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September / October 2002 Cover

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Fungi Wars and the Biology Behind Them

Fungi Wars and the Biology Behind Them
UMaine Upward Bound students learn the practical uses of math and science, and where those lessons can take them

About the Photo: This past summer, Sharon Tetteh (above) and 43 other highly motivated math, science and technology students from New England high schools studied at UMaine.


TRIO Programs at UMaine
The Upward Bound Regional Math/Science Center is one of five federally funded TRIO programs assisting people who are economically disadvantaged or disabled.

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Sharon Tetteh surveyed the laboratory counter crowded with dozens of petri dishes. With a pipette in one hand and a tube of a thick, bluish substance in the other, she turned her attention to the five other students standing nearby, ready to help her calculate the fate of some fungi specimens.

"We can decide how much slurry to use," said Tetteh, adjusting the pipette to deposit just the right amount of the mixture of blue cheese, milk and penicillin into the dishes where the students were growing fungi. The slurry had been formulated to destroy bacteria that inhibits growth of the fungi.

"We also can choose what nutrients we want to add (to make the fungi grow faster)," said Tetteh, whose group decided to add yeast and gelatin to several of their samples.

Then it was all over but the waiting.

"We're trying to figure out what makes the fungi grow the fastest," said the 17-year-old from East Boston. "We'll take the fungi that grew the best and put it in a plate against (other fast-growing fungi). Then we'll have a fungi war."

For Tetteh and the other 43 high school students conducting similar science experiments in a biology lab at The University of Maine, such "fungi wars" were a light-hearted front for some serious learning. These highly motivated math, science and technology students from throughout New England spent six weeks at the Upward Bound Regional Math/Science Center, which is located in UMaine's College of Education and Human Development.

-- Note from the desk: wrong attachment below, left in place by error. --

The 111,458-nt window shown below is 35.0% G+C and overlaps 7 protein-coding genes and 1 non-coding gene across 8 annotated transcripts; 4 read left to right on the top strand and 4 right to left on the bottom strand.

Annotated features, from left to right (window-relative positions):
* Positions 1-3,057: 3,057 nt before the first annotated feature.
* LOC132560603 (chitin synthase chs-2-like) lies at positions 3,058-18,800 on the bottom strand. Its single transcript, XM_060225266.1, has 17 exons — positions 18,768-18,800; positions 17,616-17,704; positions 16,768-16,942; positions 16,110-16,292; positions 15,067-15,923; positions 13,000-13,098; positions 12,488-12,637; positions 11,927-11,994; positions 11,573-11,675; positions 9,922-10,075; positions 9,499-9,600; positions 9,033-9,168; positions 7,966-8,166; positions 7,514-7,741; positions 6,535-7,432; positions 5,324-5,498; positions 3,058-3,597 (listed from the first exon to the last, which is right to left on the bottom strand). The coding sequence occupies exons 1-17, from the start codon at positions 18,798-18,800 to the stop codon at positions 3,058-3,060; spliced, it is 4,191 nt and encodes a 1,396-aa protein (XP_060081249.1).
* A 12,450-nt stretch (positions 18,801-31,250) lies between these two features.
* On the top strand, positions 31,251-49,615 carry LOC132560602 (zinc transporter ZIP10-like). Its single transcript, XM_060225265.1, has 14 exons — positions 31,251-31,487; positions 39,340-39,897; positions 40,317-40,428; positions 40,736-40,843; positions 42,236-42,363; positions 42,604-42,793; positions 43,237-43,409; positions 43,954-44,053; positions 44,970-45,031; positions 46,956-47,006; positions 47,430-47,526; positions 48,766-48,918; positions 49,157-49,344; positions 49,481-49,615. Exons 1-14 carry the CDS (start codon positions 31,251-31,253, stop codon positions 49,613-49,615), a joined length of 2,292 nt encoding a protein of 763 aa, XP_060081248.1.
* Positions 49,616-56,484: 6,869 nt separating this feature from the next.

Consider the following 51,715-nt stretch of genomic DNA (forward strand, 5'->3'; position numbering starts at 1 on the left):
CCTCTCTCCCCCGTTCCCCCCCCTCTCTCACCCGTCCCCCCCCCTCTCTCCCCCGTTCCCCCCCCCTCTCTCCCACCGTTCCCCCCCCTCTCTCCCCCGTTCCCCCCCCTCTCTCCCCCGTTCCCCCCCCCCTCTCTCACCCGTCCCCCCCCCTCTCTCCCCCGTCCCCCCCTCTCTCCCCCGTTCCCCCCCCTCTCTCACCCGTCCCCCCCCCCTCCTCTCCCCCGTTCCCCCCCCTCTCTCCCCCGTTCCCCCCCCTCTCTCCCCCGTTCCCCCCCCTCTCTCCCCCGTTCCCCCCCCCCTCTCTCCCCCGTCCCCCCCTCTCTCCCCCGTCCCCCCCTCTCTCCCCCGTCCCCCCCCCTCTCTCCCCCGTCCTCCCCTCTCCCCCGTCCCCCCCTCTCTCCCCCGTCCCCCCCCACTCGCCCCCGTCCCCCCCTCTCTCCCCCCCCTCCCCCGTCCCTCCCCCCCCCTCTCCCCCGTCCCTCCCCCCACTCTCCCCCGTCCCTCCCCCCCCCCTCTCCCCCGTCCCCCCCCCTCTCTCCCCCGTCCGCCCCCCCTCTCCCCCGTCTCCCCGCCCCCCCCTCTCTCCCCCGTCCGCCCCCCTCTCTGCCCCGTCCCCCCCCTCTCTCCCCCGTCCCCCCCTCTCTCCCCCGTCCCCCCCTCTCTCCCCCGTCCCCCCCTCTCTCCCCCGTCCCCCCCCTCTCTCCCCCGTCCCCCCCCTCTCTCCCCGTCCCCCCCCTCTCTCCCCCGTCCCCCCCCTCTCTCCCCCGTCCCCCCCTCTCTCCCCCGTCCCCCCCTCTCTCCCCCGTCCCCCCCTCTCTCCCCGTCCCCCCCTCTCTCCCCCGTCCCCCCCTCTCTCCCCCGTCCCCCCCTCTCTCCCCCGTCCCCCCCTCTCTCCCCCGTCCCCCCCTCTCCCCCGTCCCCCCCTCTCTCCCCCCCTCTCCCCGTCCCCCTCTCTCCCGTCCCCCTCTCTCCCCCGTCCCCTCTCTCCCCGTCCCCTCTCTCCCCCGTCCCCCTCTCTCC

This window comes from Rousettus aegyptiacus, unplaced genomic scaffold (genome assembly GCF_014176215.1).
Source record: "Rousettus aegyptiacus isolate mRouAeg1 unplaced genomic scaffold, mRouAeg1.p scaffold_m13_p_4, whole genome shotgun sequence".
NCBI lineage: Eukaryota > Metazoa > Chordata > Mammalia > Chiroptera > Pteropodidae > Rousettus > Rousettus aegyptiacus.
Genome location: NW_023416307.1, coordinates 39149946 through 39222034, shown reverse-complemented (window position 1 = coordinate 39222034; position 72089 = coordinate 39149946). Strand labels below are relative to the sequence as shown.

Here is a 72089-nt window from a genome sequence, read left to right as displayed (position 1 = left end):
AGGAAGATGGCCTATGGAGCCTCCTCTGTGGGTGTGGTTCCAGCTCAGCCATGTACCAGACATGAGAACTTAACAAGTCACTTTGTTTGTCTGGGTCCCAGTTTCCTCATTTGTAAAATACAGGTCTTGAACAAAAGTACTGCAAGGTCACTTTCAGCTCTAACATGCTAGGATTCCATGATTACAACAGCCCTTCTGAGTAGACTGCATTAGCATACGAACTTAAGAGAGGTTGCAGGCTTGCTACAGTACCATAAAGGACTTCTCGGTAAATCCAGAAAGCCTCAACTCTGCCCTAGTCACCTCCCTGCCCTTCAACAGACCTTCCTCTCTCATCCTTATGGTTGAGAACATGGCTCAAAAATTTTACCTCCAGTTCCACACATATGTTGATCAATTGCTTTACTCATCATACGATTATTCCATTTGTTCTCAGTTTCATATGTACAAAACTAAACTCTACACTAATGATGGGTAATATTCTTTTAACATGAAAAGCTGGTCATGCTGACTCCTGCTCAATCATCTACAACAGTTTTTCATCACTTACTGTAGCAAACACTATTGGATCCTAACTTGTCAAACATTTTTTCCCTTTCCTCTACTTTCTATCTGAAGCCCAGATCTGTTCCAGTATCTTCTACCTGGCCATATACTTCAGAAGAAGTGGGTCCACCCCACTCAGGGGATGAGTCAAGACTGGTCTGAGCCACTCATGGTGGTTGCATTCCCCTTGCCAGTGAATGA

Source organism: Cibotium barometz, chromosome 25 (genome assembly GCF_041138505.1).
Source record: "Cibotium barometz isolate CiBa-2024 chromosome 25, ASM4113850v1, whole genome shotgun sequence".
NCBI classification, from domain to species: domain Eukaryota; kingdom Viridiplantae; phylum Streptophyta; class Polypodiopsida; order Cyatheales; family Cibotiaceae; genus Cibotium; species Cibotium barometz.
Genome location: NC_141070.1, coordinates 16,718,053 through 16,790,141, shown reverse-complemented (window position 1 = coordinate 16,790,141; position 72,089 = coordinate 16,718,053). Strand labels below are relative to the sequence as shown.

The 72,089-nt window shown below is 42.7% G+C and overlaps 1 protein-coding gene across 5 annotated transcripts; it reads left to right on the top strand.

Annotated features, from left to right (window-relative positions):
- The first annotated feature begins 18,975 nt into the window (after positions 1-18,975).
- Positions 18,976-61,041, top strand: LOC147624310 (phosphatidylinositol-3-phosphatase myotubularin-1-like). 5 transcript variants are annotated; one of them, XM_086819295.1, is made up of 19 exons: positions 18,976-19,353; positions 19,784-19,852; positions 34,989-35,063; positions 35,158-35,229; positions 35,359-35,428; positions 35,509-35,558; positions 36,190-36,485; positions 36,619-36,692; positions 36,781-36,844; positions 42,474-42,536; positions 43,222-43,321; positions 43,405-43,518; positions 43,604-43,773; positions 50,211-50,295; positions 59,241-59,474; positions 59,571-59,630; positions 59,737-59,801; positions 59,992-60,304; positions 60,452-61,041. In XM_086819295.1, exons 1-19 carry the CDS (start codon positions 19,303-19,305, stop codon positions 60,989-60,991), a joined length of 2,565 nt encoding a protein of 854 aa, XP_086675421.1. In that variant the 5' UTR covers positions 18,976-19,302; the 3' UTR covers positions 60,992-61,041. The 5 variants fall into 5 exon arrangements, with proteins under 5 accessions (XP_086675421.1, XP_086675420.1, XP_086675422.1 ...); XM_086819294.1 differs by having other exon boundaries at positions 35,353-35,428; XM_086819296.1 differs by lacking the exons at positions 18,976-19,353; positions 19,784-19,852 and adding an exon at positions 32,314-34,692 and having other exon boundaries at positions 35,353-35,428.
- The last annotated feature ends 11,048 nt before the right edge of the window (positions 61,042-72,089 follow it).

The federally funded center assists economically disadvantaged high school students in their efforts to succeed in college. It is one of 123 nationwide; one of four in this region. As a TRIO program, introduced by the U.S. Department of Education 11 years ago, Upward Bound Math/Science (UBMS) helps students overcome economic, social and cultural barriers to higher education.

For the past five years, 90 percent of the students in UMaine's Upward Bound Math/Science program have gone to college.

The teens, often the first generation in their families to pursue college educations, have demonstrated the talents necessary to seek careers in mathematics, science, computer science and engineering. And in Tetteh's case, a career in communications.

This fall, she is enrolled at the University of Massachusetts Amherst.

"We don't just learn by sitting in a classroom and taking notes," said Tetteh, a native of Ghana who immigrated to Massachusetts five years ago. "Between our projects, the labs and the fieldtrips, we learn so much more. It's a loving community. Every staff member and student is willing to help each other."

This was Tetteh's second summer participating in the Upward Bound Math/Science program at UMaine. During her six weeks on campus, she and the other students did group and individual research projects, and took courses on scientific writing, college English and the college application process. When they return to their high schools, the students receive follow-up visits and academic advice throughout the school year.